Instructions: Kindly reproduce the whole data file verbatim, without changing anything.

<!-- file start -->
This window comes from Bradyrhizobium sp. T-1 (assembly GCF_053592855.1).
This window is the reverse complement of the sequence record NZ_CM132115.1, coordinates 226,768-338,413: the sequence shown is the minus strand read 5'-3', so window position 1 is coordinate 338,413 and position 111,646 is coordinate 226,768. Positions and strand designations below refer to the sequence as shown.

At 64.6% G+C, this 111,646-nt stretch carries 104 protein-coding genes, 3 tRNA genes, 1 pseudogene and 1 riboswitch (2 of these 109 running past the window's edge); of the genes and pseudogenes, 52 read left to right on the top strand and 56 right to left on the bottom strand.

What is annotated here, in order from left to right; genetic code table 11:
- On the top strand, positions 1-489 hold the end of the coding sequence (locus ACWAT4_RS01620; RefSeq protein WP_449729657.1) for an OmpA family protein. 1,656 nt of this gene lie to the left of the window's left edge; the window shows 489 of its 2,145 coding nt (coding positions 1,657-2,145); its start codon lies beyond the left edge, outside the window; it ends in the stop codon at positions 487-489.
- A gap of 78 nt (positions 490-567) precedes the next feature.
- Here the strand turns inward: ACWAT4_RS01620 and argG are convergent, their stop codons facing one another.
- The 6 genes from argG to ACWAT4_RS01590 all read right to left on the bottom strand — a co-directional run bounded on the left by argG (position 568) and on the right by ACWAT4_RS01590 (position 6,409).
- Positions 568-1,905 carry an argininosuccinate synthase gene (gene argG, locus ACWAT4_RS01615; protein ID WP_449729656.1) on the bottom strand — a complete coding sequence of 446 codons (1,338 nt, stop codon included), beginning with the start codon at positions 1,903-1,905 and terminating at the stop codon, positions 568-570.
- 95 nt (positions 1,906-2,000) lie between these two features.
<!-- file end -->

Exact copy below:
This window comes from Bradyrhizobium sp. T-1 (assembly GCF_053592855.1).
This window is the reverse complement of the sequence record NZ_CM132115.1, coordinates 226,768-338,413: the sequence shown is the minus strand read 5'-3', so window position 1 is coordinate 338,413 and position 111,646 is coordinate 226,768. Positions and strand designations below refer to the sequence as shown.

At 64.6% G+C, this 111,646-nt stretch carries 104 protein-coding genes, 3 tRNA genes, 1 pseudogene and 1 riboswitch (2 of these 109 running past the window's edge); of the genes and pseudogenes, 52 read left to right on the top strand and 56 right to left on the bottom strand.

What is annotated here, in order from left to right; genetic code table 11:
- On the top strand, positions 1-489 hold the end of the coding sequence (locus ACWAT4_RS01620; RefSeq protein WP_449729657.1) for an OmpA family protein. 1,656 nt of this gene lie to the left of the window's left edge; the window shows 489 of its 2,145 coding nt (coding positions 1,657-2,145); its start codon lies beyond the left edge, outside the window; it ends in the stop codon at positions 487-489.
- A gap of 78 nt (positions 490-567) precedes the next feature.
- Here the strand turns inward: ACWAT4_RS01620 and argG are convergent, their stop codons facing one another.
- The 6 genes from argG to ACWAT4_RS01590 all read right to left on the bottom strand — a co-directional run bounded on the left by argG (position 568) and on the right by ACWAT4_RS01590 (position 6,409).
- Positions 568-1,905 carry an argininosuccinate synthase gene (gene argG, locus ACWAT4_RS01615; protein ID WP_449729656.1) on the bottom strand — a complete coding sequence of 446 codons (1,338 nt, stop codon included), beginning with the start codon at positions 1,903-1,905 and terminating at the stop codon, positions 568-570.
- 95 nt (positions 1,906-2,000) lie between these two features.